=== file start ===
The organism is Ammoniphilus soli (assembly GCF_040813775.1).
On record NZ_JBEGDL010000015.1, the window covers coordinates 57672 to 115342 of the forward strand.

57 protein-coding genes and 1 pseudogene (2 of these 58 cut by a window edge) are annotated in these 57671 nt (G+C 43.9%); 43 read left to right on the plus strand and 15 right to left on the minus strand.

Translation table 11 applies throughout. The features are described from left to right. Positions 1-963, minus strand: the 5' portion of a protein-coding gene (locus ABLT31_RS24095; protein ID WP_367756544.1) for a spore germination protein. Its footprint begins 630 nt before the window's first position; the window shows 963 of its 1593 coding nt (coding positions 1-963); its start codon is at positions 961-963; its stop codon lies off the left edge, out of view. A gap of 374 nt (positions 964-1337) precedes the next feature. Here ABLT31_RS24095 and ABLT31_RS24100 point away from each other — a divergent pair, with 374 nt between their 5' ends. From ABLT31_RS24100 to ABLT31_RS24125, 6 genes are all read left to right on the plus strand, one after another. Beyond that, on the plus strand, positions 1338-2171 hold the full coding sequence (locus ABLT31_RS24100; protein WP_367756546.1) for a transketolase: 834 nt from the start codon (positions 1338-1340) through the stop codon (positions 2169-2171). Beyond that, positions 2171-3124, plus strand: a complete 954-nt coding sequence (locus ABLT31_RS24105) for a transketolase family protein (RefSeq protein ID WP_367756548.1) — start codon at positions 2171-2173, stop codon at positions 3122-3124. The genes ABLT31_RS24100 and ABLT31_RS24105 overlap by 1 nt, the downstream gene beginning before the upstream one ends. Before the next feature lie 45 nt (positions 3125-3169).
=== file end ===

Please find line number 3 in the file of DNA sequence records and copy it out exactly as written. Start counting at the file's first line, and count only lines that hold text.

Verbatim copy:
57 protein-coding genes and 1 pseudogene (2 of these 58 cut by a window edge) are annotated in these 57671 nt (G+C 43.9%); 43 read left to right on the plus strand and 15 right to left on the minus strand.